After a median follow-up of 56 months (range 9–163 months), 158 patients were alive without evidence of disease, 1 alive with disease and 6 dead (4 due to disease and 2 due to other causes). Three out of four lymphoma-related deaths occurred in eoc-18F-FDG-PET-positive patients. Among the eoc-18F-FDG-PET-negative patients, three relapses occurred: one died of progressive disease and two obtained a second complete remission after salvage high-dose chemotherapy and autologous transplantation. The 5-year OS and disease-specific survival rate was 97.5% and 98.3%, respectively; 7 out of 165 (4.2%) patients had disease relapse/progression and the 5-year PFS for the whole cohort was 95.6%.

For i-18F-FDG-PET-negative and i-18F-FDG-PET-positive patients, the 5-year PFS rates were 98% and 84%, respectively (p = 0.0014); for eoc-18F-FDG-PET-negative and eoc-18F-FDG-PET-positive patients, the 5-year PFS rates were 97% and 78%, respectively (p < 0.0001). Combining interim and eoc results, the 5-year PFS rate was 97%, 100% and 82% in negative/negative, positive/negative and positive/positive groups, respectively (p < 0.0001). The 5-years OS rates were 98% and 83% in eoc-18F-FDG-PET negative and positive patients (p = 0.0001), respectively; 5-years OS was 98%, 100% and 83% in negative/negative, positive/negative and positive/positive groups, respectively (p < 0.00001). The Kaplan–Meier graphs displaying these findings are shown in Figures 1 and and22.

Figure 2.
(a) Kaplan–Meier projections of progression-free survival, stratified by end-of-chemotherapy fluorine-18 fludeoxyglucose positron emission tomography (eoc-18F-FDG-PET) positivity. Log-rank, p = 0.0001. (b) Kaplan–Meier ...

69 patients (69/165, 42%) had bulky disease at presentation; 58/69 (84%) were i-18F-FDG-PET negative (Deauville scores 1–3) and 11/69 (16%) were i-18F-FDG-PET positive (Deauville scores 4–5). After eoc-18F-FDG-PET revision, 10 patients were positive at scan (9 were also positive at i-18F-FDG-PET and 1 changed from negative to positive). In 3 out of 69 (4%) patients, the eoc-18F-FDG-PET result was changed and in 66/69 (96%) was unchanged. The correlation between i-18F-FDG-PET and eoc-18F-FDG-PET in bulky disease was 0.83 (Spearman's test of correlation p < 0.0001). Among patients with bulky disease, 5-year disease-free survival (DFS) and OS were 98% (95% CI 88–100%) and 60% (95% CI 25–83%) (p < 0.0001), and 98% (95% CI 88–100%) and 70% (95% CI 33–89%) (p = 0.0002) for eoc-18F-PET-negative and eoc-18F-PET-positive patients, respectively (Figure 3).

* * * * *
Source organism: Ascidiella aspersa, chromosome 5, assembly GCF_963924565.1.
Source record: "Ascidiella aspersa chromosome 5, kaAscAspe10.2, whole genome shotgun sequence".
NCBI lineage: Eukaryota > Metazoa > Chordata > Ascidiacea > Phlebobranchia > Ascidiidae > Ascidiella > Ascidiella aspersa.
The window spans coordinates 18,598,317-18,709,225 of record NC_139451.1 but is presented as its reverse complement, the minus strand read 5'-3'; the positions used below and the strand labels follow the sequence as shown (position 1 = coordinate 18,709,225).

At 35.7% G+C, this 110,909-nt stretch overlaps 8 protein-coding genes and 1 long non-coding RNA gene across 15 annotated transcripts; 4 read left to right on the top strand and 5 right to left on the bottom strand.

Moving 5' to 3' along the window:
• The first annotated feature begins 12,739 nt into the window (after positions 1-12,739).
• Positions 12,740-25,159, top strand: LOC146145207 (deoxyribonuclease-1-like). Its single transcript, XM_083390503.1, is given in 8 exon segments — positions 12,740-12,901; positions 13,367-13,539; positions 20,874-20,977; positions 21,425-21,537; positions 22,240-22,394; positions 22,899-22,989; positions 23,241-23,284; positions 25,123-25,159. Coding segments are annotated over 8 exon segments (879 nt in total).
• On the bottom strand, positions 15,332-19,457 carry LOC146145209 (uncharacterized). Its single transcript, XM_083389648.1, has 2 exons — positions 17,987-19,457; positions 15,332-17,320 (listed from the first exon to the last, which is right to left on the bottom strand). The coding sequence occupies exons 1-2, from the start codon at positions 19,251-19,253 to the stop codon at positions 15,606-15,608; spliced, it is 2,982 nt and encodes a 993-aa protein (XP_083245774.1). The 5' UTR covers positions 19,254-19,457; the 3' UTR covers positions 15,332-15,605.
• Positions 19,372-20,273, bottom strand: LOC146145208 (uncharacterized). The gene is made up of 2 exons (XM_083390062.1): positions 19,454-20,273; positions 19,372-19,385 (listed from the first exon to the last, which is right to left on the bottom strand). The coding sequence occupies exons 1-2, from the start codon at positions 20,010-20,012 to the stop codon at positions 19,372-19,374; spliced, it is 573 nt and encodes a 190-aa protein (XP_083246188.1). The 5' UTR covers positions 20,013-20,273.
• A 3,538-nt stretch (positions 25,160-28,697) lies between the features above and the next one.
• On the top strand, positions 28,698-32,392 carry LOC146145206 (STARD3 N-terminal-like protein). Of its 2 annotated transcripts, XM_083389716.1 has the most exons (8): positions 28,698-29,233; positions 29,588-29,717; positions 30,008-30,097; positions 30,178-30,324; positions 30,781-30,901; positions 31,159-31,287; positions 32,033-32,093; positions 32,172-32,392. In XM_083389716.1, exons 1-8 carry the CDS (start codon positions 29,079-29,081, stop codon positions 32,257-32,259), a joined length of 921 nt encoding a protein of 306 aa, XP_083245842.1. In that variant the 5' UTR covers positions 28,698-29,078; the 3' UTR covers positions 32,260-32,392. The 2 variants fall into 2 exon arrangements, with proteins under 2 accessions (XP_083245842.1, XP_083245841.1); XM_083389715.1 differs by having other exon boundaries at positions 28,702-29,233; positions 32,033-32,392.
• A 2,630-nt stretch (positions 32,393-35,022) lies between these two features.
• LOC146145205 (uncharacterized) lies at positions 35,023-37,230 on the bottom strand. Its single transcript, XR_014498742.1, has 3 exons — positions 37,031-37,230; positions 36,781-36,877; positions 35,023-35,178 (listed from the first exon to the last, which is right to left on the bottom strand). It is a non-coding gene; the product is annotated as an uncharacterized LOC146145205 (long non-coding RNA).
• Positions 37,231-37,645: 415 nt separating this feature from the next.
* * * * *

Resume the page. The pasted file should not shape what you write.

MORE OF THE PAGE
Figure 3.
(a) Kaplan–Meier projections of progression-free survival, stratified by positron emission tomography (PET) response at interim (iPET) or at the end of chemotherapy (eocPET). Log-rank p < 0.0001. (b) Kaplan–Meier ...

At univariate analysis, B symptoms (p = 0.035), positive i-18F-FDG-PET (p = 0.014) and positive eoc-18F-FDG-PET (0.0001) resulted being associated with a worse OS; the same factors were associated with worse PFS (B symptoms p = 0.0114; positive i-18F-FDG-PET p < 0.0001; eoc-18F-FDG-PET p < 0.0001). Cox regression analysis adjusted by age, B-symptoms, stage, histology and chemotherapy cycles showed that positive eoc-18F-FDG-PET was the only significant predictor of disease recurrence (HR 8.30, 95% CI 1.87–36.9, p = 0.001) and worse OS (HR 11.9, 95% CI 2.07–68.2, p = 0.005). Comparing i-18F-FDG-PET and eoc-18F-FDG-PET results in terms of predictive value on PFS, a significant difference was detected, with integrated area under the curve (AUC) of 0.685 and 0.872 for i-18F-FDG-PET and eoc-18F-FDG-PET, respectively (Wilcoxon test, p = 0.003).

DISCUSSION

In this observational study, we aimed to explore the potential prognostic value of eoc-18F-FDG-PET in addition to early i-18F-FDG-PET in a cohort of 165 patients with early-stage HL who were treated with combined modality therapy. Our findings should be interpreted in light of previous observations on the prognostic role of i-18F-FDG-PET in early-stage HL.59 The retrospective nature, the limited number of events and the absence of a centralized PET review represent the major limitations of our study. However, the use of the Deauville score system limited the interobserver variability in imaging interpretation, and local nuclear medicine physicians performed a blinded review.

Moreover, we here provide novel findings on the combination of metabolic information obtained at different time points. To date, i-18F-FDG-PET is frequently used as a prognostic tool in patients treated with ABVD plus RT outside clinical trials. However, the use of this prognostic information is still a matter of debate. In the context of a more conservative strategy, without response adaptation, eoc-18F-FDG-PET may provide only additional prognostic information, without any evidence in support of a change in terms of deintensification or intensification at this step.